Feminist Book Updates Its Health Topics

Times Staff Writer

In 1966, when natural childbirth was still a bit avant-garde and feminism was in its infancy--it was the year the National Organization for Women was founded--Jane Pincus and Vilunya Diskin met in a childbirth preparation class. Both were to have daughters and go on to become members of an extraordinary writing collective whose big book has sold 3 million copies.

Pincus and Diskin are two of the original 12 members of the Boston Women's Health Book Collective, a coalition still intact (save for one dropout) 15 years after publication of "Our Bodies, Ourselves," a book by and for women that dared to talk about things like masturbation and lesbian sexuality at a time when, Pincus noted, "You didn't say those words out loud."

Attempts at Censorship

It also discussed in detail reproduction, rape, venereal disease, abortion and birth control and, although "Our Bodies, Ourselves" wasn't banned in Boston, there were widespread censorship efforts and public denunciation by the Moral Majority, which called it "secular humanistic garbage."

But the book, published first as a stapled 75-page newsprint volume by the little New England Free Press, two years later expanded in hard cover by Simon & Schuster, quickly established itself as the bible of the feminist health movement. Its message: Women can, and should, have some say about their treatment at the hands of a male-dominated medical Establishment.

Now there's "The New Our Bodies, Ourselves," exploring the '80s issues--the ethics of surrogate motherhood, donor insemination, sex pre-selection--dilemmas that didn't exist in 1970 when vegetarianism was for kooks and women didn't report to offices in dress-for-success suits and running shoes.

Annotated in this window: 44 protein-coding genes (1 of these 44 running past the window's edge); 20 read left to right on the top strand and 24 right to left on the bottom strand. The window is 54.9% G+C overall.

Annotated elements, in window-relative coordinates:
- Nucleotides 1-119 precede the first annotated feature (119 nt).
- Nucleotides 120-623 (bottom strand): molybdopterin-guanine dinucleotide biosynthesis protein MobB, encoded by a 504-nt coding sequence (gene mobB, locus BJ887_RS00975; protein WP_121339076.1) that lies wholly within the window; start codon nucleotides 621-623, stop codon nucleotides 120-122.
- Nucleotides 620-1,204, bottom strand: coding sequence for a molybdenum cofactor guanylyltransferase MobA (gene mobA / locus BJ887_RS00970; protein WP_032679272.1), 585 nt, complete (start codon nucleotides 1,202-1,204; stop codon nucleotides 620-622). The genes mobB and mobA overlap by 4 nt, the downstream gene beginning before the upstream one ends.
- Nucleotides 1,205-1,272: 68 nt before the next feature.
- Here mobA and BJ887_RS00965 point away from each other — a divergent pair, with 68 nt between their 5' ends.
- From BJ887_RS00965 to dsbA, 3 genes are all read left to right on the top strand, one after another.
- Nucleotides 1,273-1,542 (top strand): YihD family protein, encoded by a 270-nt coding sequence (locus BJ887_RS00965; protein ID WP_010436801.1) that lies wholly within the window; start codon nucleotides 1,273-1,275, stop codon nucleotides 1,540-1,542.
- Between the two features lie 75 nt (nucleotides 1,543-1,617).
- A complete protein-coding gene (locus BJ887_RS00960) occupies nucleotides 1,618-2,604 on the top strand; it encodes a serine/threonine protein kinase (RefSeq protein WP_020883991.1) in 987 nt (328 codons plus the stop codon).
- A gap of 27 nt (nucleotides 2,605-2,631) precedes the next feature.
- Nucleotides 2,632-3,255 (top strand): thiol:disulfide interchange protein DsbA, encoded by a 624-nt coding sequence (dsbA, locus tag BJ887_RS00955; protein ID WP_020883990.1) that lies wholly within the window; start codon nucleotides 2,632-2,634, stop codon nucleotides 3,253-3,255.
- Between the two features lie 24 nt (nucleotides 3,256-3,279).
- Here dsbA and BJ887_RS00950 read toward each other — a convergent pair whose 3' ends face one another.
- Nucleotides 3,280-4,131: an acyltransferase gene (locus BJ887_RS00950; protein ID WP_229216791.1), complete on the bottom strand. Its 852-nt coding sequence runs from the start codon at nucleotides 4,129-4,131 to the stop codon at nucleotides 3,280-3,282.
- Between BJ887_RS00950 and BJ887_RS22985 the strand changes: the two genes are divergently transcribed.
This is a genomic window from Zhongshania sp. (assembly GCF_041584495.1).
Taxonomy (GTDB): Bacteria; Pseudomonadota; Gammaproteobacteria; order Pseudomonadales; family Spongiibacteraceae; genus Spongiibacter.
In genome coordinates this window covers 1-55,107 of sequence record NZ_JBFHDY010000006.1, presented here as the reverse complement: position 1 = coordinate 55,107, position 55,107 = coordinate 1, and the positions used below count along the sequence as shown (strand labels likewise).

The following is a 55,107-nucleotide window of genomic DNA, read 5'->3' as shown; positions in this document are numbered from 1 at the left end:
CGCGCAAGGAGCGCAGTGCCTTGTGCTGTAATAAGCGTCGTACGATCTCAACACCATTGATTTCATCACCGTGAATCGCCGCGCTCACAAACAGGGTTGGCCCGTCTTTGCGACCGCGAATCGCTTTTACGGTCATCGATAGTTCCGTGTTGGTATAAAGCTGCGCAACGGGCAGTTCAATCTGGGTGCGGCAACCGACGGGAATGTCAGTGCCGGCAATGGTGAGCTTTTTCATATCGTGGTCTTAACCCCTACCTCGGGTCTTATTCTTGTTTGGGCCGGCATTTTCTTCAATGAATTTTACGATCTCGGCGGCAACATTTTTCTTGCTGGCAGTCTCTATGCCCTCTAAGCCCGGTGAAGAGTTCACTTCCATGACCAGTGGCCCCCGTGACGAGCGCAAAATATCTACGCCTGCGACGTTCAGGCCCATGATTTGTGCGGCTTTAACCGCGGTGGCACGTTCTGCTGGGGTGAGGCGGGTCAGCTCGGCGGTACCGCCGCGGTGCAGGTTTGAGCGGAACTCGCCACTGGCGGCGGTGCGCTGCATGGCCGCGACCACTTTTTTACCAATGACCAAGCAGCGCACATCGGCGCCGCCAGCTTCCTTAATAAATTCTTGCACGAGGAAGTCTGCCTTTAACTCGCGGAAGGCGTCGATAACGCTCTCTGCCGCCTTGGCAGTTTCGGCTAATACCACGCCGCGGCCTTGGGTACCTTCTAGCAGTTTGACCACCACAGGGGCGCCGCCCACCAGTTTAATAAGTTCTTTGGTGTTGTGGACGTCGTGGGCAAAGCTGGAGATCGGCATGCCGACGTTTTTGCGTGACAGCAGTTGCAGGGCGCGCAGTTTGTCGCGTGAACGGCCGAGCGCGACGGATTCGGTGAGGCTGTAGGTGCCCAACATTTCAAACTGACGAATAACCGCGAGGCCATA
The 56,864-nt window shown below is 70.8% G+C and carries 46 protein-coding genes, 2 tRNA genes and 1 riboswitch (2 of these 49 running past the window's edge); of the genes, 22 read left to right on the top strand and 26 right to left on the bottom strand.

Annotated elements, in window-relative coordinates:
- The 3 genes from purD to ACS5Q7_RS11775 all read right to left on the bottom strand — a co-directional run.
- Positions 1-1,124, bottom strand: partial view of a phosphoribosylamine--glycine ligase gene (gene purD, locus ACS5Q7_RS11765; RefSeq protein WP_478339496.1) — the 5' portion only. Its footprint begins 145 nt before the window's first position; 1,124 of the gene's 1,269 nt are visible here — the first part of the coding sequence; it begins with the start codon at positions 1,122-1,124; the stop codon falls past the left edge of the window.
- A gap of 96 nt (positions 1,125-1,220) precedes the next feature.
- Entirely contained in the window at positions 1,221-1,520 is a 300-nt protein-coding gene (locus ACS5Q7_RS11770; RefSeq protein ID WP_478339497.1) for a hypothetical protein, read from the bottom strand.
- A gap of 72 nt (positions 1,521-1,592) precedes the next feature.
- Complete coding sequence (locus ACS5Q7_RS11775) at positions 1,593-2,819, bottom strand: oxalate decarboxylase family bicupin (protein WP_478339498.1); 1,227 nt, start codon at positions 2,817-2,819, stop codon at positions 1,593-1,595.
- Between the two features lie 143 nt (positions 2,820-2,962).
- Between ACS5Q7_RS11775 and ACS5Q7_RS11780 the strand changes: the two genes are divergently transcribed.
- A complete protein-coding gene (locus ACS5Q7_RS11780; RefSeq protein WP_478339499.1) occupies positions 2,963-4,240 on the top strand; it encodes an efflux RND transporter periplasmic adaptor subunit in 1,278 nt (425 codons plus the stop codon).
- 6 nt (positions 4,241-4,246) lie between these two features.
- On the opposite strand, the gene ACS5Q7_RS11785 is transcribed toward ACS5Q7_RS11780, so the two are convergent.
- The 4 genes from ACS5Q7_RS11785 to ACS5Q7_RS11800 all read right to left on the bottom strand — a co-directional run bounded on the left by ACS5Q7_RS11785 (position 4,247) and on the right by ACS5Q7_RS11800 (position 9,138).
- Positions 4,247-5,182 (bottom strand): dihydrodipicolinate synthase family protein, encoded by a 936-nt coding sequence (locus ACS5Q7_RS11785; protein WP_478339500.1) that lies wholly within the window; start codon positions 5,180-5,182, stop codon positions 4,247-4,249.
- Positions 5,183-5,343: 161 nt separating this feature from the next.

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In the spring of 1969 when the women who were to become the Boston Women's Health Collective met for the first time at a workshop on "Women and Their Bodies" at Emanuel College, writing a book, and a book that would make money --$200,000 annually for some years--wasn't even a fantasy.

But the workshop helped them to focus their frustration and anger as women who saw themselves, and other women, as pawns in a medical maze presided over by male doctors perceived as condescending, paternalistic and secretive.

The 12 women agreed to keep meeting; they would spend the summer researching topics of special interest to them and, in the fall, each would write a paper. The papers would be mimeographed and offered as a 10-week course to interested women.

Initial Critique

These were white, college-educated, middle-class women in their 20s and 30s; still, it was their first critical look at the medical hierarchy. In 1970, it is noted in the introduction to the new volume, "Many of us were still getting pregnant when we didn't want to."